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cross product

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bitshit    163
Hi, I've been using the crossproduct to calculate the normal vector for two given vectors in 3d space, which I calculate by doing: v × w = (vywz − wyvz, vzwx − wzvx, vxwy − wxvy ) I tried to see why this calculation results in a vector perpendicular to the plane v & w form, but can't figure out why that is. In 2D for 1 vector it is simple enough, you just switch (x,y) with (-y,x)to get a perpendicular vector. But I can't see why the crossproduct does this in 3d for two vectors... Could anyone explain me why? [Edited by - bitshit on October 13, 2007 1:48:29 PM]

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Wiggin    374
This is quite easy to show if you know that the dot product of two non-zero vectors is 0 if and only if they are perpendicular.

v * (v x w) = vxvywz - vxwyvz + vyvzwx − vywzvx + vzvxwy − vzwxvy = 0

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Zipster    2359
What you can do is plug the unknown output vector (x,y,z) into the top row of a 3x3 matrix, where the other two rows are the input vectors (vx,vy,vz) and (wx,wy,wz):
[  x  y  z ]
[ vx vy vz ]
[ wx wy wz ]

We know that the determinant of a matrix should be the hyper-volume of the parallelepiped formed by the vectors of that matrix. Since we want (x,y,z) to be perpendicular to the input vectors, the parallelepiped is going to look like a parallelogram that also has a height, with no sheering. Volume is base area times height. It just so happens that the length of the cross product is both the base area and the height, meaning that |(v x w)|2 = volume = determinant (the squared length of the cross product equals the determinant). If we expand the above determinant we get:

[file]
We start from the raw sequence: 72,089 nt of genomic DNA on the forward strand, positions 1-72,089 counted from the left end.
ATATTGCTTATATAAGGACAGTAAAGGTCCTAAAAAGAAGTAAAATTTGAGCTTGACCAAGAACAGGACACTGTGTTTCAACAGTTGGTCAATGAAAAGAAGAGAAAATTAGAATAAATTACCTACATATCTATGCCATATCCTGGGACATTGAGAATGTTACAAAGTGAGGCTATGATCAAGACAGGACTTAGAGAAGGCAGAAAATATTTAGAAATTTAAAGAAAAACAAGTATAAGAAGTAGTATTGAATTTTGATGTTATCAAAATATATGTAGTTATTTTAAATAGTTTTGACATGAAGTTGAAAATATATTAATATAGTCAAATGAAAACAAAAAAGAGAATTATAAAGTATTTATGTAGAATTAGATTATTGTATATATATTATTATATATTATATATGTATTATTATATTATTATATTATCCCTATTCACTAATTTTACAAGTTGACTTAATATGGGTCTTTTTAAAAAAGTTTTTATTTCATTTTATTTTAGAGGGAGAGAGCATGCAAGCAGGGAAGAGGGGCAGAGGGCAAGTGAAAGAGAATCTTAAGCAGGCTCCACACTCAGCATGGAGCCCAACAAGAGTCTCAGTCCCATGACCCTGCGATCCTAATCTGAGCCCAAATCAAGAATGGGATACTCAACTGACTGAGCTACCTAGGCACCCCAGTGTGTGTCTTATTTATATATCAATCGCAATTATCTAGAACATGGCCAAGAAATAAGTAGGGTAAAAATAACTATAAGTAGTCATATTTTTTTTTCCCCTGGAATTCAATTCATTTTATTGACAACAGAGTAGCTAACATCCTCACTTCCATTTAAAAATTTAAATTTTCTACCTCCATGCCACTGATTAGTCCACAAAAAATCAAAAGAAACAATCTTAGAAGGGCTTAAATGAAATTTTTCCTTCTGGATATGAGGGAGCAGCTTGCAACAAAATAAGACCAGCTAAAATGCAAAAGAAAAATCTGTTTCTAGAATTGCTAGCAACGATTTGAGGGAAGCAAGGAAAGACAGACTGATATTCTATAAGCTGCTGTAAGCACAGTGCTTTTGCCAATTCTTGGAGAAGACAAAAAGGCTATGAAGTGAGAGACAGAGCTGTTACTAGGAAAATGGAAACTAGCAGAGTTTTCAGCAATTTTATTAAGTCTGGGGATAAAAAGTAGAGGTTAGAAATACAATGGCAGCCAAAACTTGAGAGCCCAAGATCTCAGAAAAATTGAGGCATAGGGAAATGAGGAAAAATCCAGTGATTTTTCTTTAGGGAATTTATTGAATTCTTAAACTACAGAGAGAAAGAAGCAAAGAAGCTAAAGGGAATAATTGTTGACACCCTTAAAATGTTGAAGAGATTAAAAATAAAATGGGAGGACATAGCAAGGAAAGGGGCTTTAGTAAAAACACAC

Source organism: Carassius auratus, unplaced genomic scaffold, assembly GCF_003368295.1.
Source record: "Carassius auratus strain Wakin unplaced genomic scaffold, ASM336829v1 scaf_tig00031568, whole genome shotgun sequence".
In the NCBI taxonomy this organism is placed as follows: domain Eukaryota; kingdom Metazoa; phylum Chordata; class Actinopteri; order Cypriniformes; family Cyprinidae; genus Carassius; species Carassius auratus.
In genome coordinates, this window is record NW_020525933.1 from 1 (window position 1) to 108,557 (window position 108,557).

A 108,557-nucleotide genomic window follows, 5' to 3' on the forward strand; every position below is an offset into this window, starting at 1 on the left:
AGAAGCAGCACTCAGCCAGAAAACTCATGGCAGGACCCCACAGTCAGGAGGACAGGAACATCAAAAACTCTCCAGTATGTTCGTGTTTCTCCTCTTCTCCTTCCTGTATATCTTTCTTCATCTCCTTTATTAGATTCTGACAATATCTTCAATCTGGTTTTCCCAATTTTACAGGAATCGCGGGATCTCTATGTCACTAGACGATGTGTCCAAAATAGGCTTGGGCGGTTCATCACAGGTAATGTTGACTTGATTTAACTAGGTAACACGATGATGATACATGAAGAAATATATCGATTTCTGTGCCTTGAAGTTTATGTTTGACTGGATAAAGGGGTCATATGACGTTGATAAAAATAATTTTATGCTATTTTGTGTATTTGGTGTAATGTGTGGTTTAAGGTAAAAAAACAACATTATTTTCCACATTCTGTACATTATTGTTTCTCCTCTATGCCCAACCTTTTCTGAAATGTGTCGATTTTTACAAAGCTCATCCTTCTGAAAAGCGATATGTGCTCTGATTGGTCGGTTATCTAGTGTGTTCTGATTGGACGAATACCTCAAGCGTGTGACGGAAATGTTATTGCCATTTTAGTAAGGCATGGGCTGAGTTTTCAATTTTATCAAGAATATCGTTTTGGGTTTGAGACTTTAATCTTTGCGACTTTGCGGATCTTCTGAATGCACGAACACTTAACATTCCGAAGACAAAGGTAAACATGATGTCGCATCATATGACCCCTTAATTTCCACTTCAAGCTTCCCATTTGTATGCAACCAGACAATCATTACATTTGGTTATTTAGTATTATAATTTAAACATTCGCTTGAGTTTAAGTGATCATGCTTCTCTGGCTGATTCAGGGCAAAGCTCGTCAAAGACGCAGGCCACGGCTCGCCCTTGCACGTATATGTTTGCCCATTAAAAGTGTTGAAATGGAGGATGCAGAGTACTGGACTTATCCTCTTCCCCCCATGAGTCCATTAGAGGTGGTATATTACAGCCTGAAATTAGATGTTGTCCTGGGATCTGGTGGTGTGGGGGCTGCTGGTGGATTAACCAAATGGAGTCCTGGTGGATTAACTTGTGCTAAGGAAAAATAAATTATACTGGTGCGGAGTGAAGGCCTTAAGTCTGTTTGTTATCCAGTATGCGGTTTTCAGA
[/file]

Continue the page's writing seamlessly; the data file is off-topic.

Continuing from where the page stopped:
x(vywz - wyvz) + y(vzwx - vxwz) + z(vxwy - vywx) = determinant

Clearly, if we let x, y, and z equal their constant factors from the above equation, we satisfy all our conditions.

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johnb    351
Perhaps the easiest way is as follows.

if p = (1, 0, 0) and q = (0, 1, 0)

There are two candidates for the perpendicular to these two vectors, p ^ q, and we chose p ^ q = (0, 0, 1) not (0, 0, -1) by convention.

Note that this is the vx.wy of

(vy.wz − wy.vz, vz.wx − wz.vx, vx.wy − wx.vy)

Then if r = (0, 0, 1) you can similarly write down p ^ r, r ^ p. Reversed they are negated as the cross product is anti-symmetric. You should find they correspond to the other terms in the formula for v ^ w. The rest follows by linearity, i.e. because

(a ^ b) + (a ^ c) = a ^ (b + c)

and m(a ^ b) = (ma) ^ b

You can combine them to produce the full cross product.

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